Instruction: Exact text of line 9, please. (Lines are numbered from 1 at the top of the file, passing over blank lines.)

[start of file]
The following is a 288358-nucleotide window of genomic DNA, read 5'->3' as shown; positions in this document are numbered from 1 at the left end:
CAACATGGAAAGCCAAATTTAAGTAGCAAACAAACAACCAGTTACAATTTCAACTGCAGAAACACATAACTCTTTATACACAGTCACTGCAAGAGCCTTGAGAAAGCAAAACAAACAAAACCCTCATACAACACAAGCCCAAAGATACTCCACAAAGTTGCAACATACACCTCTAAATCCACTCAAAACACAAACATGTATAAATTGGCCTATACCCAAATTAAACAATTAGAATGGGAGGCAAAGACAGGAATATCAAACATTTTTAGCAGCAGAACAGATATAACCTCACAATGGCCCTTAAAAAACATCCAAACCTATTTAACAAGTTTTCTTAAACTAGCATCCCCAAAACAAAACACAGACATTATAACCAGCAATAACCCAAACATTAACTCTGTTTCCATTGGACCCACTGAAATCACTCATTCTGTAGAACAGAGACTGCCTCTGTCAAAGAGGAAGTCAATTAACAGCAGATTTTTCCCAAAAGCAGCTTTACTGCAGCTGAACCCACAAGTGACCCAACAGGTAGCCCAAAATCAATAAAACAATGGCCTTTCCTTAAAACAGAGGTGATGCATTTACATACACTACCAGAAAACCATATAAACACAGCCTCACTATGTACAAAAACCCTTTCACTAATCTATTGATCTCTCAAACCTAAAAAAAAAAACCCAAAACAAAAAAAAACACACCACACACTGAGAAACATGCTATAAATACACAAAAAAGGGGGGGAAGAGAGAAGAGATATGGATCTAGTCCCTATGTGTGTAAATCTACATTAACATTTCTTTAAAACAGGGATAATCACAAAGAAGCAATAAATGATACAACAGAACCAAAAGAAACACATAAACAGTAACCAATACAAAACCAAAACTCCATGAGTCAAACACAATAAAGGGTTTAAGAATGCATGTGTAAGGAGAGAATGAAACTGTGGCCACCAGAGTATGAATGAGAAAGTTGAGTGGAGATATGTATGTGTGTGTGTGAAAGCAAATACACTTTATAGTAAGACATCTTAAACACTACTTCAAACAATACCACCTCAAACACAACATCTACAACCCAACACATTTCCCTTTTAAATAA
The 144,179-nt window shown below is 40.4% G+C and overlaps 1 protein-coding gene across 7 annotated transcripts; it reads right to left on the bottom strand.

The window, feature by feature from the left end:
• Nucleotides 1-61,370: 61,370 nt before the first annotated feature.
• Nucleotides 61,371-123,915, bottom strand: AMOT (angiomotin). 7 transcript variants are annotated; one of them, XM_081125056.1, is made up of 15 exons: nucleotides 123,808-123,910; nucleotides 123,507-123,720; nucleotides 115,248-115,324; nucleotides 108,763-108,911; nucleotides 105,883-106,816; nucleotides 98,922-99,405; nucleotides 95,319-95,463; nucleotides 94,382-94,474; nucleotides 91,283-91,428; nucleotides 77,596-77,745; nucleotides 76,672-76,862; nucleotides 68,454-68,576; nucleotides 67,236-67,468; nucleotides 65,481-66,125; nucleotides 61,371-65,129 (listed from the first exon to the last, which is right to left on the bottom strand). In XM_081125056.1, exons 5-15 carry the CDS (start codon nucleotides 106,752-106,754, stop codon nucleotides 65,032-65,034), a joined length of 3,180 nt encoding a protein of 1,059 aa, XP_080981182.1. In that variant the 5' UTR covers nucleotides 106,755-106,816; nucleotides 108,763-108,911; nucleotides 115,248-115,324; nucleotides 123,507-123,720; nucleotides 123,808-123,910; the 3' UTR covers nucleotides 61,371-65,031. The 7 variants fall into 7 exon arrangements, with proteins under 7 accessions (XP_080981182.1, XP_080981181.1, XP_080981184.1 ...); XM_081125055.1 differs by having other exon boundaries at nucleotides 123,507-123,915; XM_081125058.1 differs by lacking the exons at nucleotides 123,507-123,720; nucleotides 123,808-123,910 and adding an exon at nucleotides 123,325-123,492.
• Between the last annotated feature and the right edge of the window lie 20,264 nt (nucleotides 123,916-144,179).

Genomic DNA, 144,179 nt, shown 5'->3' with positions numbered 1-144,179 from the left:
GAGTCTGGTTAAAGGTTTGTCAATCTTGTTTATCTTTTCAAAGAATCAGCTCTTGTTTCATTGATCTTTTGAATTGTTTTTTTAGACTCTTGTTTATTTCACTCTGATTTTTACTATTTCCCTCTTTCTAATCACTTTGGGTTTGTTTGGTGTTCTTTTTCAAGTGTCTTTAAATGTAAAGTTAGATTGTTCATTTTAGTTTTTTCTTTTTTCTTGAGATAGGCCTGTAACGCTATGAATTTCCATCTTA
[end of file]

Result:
GAGTCTGGTTAAAGGTTTGTCAATCTTGTTTATCTTTTCAAAGAATCAGCTCTTGTTTCATTGATCTTTTGAATTGTTTTTTTAGACTCTTGTTTATTTCACTCTGATTTTTACTATTTCCCTCTTTCTAATCACTTTGGGTTTGTTTGGTGTTCTTTTTCAAGTGTCTTTAAATGTAAAGTTAGATTGTTCATTTTAGTTTTTTCTTTTTTCTTGAGATAGGCCTGTAACGCTATGAATTTCCATCTTA